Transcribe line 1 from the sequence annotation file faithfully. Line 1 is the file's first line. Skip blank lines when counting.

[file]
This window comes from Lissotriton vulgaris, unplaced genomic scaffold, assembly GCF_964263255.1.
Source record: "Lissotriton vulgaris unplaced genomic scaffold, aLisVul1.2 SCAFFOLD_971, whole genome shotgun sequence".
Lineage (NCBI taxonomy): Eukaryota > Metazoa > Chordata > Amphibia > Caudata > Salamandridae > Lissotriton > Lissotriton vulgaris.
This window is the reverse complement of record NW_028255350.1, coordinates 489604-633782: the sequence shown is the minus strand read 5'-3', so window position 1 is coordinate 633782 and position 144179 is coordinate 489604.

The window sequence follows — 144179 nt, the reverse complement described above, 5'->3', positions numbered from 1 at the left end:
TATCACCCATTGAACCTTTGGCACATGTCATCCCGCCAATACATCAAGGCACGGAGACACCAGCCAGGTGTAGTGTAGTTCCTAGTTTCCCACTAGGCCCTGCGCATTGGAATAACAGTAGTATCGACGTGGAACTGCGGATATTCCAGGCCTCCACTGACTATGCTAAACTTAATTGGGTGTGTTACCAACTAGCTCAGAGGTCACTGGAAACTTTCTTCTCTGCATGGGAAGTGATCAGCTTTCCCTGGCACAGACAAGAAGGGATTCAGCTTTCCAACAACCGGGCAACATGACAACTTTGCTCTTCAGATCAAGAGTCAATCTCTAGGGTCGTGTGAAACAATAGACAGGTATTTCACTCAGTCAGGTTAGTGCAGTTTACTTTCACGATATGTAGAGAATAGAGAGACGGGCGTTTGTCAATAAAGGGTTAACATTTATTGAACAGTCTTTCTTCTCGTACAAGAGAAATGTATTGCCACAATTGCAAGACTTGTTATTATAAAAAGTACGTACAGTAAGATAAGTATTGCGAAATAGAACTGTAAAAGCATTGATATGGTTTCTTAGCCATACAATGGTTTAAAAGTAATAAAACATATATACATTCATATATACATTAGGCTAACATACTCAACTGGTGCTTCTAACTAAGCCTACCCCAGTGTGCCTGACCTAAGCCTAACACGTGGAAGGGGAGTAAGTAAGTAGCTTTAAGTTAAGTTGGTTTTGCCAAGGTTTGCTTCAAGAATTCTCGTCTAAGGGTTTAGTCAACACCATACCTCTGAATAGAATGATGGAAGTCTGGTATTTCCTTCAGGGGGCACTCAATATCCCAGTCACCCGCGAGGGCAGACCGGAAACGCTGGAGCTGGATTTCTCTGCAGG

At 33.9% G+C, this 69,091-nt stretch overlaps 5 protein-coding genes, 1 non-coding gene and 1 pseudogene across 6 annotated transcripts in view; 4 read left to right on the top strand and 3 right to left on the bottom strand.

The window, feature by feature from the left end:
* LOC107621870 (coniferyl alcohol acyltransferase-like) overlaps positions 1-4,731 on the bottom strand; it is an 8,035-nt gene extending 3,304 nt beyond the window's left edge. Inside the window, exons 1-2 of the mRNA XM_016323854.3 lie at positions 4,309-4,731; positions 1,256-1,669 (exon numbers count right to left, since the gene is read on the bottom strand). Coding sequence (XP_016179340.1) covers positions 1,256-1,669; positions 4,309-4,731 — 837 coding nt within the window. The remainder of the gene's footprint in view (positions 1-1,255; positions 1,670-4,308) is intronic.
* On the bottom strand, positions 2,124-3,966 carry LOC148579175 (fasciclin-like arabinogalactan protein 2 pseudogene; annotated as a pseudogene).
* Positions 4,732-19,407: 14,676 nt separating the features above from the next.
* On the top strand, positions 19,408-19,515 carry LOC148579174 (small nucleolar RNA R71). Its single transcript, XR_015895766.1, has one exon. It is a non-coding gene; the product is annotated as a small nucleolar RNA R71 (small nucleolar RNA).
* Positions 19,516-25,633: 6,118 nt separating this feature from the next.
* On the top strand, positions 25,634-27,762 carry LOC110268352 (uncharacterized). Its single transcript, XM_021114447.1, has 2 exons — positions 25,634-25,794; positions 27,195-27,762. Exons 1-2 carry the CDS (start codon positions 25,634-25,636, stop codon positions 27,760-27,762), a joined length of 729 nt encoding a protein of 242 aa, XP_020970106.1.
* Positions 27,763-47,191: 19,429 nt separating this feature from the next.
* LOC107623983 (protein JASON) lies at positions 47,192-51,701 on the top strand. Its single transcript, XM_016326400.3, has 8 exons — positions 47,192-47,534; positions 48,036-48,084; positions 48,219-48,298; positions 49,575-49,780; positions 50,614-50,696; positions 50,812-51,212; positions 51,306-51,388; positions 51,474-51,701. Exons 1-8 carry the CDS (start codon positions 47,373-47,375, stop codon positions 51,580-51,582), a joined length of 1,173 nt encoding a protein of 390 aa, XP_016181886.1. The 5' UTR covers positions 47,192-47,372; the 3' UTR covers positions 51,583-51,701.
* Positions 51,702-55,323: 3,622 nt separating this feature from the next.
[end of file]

This window comes from Lissotriton vulgaris, unplaced genomic scaffold, assembly GCF_964263255.1.